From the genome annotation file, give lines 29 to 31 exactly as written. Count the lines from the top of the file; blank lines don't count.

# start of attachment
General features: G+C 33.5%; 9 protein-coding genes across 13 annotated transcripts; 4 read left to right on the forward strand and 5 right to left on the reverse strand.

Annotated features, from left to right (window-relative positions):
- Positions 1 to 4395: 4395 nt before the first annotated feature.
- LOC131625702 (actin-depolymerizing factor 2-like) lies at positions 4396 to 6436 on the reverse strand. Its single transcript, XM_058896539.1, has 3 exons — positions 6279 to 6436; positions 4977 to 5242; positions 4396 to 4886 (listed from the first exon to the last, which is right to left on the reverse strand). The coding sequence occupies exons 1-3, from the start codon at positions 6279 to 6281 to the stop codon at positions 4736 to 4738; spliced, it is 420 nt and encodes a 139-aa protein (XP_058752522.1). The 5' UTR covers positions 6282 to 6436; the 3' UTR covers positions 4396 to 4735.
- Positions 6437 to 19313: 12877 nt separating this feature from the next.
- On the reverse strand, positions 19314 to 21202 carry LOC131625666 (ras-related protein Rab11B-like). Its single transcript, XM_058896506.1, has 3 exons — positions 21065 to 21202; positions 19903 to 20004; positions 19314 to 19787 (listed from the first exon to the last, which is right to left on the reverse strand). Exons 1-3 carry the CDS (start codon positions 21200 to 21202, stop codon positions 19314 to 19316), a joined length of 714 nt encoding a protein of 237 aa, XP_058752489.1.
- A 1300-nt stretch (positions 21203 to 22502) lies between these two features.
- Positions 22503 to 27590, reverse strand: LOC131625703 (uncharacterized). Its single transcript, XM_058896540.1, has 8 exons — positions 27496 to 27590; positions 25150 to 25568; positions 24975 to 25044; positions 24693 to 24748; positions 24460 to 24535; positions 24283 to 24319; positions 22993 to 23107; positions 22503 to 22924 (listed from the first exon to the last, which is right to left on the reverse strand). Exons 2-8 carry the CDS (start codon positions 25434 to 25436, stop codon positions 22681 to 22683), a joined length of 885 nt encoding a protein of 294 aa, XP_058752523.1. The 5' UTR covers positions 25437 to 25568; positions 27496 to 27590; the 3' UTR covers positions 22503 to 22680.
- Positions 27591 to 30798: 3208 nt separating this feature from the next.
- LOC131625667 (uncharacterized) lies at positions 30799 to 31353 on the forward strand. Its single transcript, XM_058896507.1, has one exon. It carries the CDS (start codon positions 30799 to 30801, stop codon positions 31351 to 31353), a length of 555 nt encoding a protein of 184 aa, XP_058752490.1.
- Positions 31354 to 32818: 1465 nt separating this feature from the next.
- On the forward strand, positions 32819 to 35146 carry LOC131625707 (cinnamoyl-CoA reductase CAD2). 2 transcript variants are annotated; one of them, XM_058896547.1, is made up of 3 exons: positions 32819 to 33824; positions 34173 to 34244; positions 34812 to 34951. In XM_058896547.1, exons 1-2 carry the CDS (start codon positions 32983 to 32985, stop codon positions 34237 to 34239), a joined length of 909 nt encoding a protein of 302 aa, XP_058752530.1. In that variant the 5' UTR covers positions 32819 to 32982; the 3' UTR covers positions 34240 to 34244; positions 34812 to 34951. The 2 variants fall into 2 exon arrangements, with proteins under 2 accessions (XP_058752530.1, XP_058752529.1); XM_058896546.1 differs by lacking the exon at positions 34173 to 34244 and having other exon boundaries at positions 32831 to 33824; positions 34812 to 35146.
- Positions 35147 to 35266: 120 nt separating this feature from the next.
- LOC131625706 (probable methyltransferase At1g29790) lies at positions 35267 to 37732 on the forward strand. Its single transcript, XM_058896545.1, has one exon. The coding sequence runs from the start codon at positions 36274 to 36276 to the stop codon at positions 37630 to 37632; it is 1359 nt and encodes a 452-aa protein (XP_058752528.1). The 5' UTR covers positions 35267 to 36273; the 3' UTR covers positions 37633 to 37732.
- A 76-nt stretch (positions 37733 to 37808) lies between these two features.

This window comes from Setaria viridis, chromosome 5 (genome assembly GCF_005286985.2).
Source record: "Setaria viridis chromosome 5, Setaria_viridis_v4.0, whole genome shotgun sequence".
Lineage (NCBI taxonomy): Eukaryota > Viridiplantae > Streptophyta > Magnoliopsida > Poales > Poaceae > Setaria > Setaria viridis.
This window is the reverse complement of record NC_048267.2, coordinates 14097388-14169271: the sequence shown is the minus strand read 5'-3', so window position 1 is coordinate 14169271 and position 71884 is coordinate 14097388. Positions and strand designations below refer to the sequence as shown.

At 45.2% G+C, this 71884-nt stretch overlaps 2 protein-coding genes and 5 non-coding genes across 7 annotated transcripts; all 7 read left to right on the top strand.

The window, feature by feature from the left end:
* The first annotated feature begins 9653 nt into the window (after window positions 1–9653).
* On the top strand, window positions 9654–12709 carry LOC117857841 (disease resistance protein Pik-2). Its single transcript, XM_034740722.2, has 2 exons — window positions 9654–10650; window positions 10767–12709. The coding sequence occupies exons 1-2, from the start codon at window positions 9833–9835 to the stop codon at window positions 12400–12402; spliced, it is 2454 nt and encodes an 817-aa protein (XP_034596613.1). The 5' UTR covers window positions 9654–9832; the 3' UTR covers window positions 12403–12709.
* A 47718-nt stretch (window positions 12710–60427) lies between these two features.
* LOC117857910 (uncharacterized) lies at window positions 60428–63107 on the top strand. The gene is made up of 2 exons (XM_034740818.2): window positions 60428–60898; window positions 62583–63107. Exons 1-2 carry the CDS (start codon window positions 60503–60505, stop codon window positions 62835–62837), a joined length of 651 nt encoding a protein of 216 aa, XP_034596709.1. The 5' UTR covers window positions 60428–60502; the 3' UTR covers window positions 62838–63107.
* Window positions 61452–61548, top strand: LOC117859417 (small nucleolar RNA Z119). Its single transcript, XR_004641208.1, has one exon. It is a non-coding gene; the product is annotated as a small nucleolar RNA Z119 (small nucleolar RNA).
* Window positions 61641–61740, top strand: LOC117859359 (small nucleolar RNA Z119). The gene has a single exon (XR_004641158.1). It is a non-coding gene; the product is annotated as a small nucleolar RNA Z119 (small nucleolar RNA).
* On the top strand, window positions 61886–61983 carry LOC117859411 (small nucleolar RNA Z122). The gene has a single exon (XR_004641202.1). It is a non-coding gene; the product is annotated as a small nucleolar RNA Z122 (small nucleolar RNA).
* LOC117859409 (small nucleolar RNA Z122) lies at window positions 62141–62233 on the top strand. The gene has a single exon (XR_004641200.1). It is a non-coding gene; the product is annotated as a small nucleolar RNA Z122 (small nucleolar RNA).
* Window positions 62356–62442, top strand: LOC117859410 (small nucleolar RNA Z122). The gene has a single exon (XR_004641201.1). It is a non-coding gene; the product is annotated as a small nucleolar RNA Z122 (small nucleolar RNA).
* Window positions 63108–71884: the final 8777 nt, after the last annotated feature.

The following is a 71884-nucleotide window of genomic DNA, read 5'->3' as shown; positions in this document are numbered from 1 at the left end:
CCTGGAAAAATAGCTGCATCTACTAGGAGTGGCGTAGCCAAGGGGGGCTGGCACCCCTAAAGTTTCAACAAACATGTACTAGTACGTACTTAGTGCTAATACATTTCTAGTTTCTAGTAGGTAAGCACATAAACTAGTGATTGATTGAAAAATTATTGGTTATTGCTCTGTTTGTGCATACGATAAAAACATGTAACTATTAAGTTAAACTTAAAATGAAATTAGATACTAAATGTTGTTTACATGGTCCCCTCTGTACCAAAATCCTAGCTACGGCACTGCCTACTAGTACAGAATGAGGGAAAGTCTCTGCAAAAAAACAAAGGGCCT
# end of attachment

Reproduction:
* LOC117859409 (small nucleolar RNA Z122) lies at window positions 62141–62233 on the top strand. The gene has a single exon (XR_004641200.1). It is a non-coding gene; the product is annotated as a small nucleolar RNA Z122 (small nucleolar RNA).
* Window positions 62356–62442, top strand: LOC117859410 (small nucleolar RNA Z122). The gene has a single exon (XR_004641201.1). It is a non-coding gene; the product is annotated as a small nucleolar RNA Z122 (small nucleolar RNA).
* Window positions 63108–71884: the final 8777 nt, after the last annotated feature.